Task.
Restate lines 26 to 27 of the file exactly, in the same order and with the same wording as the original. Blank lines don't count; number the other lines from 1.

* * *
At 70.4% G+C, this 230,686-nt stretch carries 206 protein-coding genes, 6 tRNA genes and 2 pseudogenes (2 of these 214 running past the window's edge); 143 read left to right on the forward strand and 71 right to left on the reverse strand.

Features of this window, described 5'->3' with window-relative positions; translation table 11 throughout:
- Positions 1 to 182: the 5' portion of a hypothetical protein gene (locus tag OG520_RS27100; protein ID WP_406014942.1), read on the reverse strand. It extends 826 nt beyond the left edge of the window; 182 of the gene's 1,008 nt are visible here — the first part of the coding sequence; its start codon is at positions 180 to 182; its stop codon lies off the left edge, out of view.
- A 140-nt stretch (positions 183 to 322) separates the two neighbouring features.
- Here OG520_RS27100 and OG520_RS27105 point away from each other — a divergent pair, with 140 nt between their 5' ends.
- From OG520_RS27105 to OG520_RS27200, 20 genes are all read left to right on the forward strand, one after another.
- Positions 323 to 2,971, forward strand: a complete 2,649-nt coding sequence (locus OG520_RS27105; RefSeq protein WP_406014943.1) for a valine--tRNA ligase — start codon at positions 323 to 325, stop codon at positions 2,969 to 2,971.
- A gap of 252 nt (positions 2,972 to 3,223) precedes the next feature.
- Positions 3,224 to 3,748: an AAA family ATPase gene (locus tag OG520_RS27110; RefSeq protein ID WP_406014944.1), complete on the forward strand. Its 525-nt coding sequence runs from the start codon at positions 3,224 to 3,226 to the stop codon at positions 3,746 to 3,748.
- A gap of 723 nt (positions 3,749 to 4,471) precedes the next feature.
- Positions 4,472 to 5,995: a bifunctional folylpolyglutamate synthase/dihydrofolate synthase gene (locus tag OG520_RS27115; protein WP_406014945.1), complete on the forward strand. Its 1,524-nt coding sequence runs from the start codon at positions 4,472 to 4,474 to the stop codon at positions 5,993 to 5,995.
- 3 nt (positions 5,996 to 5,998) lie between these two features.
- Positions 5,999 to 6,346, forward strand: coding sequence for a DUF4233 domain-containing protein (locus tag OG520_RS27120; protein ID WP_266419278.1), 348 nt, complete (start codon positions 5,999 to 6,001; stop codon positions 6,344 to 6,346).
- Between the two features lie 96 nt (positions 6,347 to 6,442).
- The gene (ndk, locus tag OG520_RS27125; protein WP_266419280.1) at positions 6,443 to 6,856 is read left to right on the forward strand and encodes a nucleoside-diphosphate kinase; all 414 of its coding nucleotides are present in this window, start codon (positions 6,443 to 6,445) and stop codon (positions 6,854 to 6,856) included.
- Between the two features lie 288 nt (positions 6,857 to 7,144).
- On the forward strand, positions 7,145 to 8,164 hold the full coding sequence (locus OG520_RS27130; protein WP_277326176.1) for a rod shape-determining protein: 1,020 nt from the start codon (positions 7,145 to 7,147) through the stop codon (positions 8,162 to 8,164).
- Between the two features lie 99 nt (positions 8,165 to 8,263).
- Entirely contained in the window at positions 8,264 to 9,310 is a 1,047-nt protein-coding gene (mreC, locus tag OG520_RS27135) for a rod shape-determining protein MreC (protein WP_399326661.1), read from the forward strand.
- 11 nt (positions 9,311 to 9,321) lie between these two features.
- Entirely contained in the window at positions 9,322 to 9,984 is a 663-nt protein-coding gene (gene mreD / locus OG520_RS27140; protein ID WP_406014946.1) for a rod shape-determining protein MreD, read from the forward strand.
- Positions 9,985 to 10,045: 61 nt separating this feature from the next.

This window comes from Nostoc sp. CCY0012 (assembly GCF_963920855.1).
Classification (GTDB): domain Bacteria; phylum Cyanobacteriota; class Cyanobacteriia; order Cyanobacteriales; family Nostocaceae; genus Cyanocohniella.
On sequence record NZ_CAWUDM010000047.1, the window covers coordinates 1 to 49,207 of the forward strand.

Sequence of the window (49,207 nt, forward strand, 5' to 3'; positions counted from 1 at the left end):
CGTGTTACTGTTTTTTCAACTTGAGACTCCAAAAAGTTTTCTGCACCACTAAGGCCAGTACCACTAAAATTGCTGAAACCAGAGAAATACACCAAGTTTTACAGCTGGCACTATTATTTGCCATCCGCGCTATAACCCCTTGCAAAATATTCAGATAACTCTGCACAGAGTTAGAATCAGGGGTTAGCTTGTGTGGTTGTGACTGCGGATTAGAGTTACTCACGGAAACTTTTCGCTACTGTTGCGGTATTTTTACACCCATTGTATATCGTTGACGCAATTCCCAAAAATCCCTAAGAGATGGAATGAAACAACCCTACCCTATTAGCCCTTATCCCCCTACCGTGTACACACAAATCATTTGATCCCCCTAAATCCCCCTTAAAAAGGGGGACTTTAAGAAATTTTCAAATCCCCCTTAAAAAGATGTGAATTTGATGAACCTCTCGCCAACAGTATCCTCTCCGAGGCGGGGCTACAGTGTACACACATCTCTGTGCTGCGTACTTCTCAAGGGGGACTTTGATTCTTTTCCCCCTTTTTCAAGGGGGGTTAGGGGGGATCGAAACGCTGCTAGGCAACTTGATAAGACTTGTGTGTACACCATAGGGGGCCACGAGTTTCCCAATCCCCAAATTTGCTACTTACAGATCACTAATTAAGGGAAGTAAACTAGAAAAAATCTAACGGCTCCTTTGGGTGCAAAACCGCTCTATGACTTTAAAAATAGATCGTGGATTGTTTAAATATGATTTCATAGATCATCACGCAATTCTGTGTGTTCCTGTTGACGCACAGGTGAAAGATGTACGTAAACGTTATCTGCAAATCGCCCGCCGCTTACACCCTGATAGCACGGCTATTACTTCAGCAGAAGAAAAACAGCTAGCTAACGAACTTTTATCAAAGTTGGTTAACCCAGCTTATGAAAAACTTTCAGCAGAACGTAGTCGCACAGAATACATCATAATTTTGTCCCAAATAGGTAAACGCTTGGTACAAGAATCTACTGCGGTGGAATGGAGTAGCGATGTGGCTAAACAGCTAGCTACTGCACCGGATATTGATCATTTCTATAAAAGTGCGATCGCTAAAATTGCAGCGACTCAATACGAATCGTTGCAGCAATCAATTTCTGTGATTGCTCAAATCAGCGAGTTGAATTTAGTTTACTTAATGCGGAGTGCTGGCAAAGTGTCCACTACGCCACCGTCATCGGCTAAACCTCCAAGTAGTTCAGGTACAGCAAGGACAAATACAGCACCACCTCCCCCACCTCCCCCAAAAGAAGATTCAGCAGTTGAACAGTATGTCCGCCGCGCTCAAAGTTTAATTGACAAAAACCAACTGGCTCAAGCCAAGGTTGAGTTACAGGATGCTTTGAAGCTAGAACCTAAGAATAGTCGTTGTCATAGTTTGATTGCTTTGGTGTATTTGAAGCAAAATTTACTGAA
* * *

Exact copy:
Sequence of the window (49,207 nt, forward strand, 5' to 3'; positions counted from 1 at the left end):
CGTGTTACTGTTTTTTCAACTTGAGACTCCAAAAAGTTTTCTGCACCACTAAGGCCAGTACCACTAAAATTGCTGAAACCAGAGAAATACACCAAGTTTTACAGCTGGCACTATTATTTGCCATCCGCGCTATAACCCCTTGCAAAATATTCAGATAACTCTGCACAGAGTTAGAATCAGGGGTTAGCTTGTGTGGTTGTGACTGCGGATTAGAGTTACTCACGGAAACTTTTCGCTACTGTTGCGGTATTTTTACACCCATTGTATATCGTTGACGCAATTCCCAAAAATCCCTAAGAGATGGAATGAAACAACCCTACCCTATTAGCCCTTATCCCCCTACCGTGTACACACAAATCATTTGATCCCCCTAAATCCCCCTTAAAAAGGGGGACTTTAAGAAATTTTCAAATCCCCCTTAAAAAGATGTGAATTTGATGAACCTCTCGCCAACAGTATCCTCTCCGAGGCGGGGCTACAGTGTACACACATCTCTGTGCTGCGTACTTCTCAAGGGGGACTTTGATTCTTTTCCCCCTTTTTCAAGGGGGGTTAGGGGGGATCGAAACGCTGCTAGGCAACTTGATAAGACTTGTGTGTACACCATAGGGGGCCACGAGTTTCCCAATCCCCAAATTTGCTACTTACAGATCACTAATTAAGGGAAGTAAACTAGAAAAAATCTAACGGCTCCTTTGGGTGCAAAACCGCTCTATGACTTTAAAAATAGATCGTGGATTGTTTAAATATGATTTCATAGATCATCACGCAATTCTGTGTGTTCCTGTTGACGCACAGGTGAAAGATGTACGTAAACGTTATCTGCAAATCGCCCGCCGCTTACACCCTGATAGCACGGCTATTACTTCAGCAGAAGAAAAACAGCTAGCTAACGAACTTTTATCAAAGTTGGTTAACCCAGCTTATGAAAAACTTTCAGCAGAACGTAGTCGCACAGAATACATCATAATTTTGTCCCAAATAGGTAAACGCTTGGTACAAGAATCTACTGCGGTGGAATGGAGTAGCGATGTGGCTAAACAGCTAGCTACTGCACCGGATATTGATCATTTCTATAAAAGTGCGATCGCTAAAATTGCAGCGACTCAATACGAATCGTTGCAGCAATCAATTTCTGTGATTGCTCAAATCAGCGAGTTGAATTTAGTTTACTTAATGCGGAGTGCTGGCAAAGTGTCCACTACGCCACCGTCATCGGCTAAACCTCCAAGTAGTTCAGGTACAGCAAGGACAAATACAGCACCACCTCCCCCACCTCCCCCAAAAGAAGATTCAGCAGTTGAACAGTATGTCCGCCGCGCTCAAAGTTTAATTGACAAAAACCAACTGGCTCAAGCCAAGGTTGAGTTACAGGATGCTTTGAAGCTAGAACCTAAGAATAGTCGTTGTCATAGTTTGATTGCTTTGGTGTATTTGAAGCAAAATTTACTGAA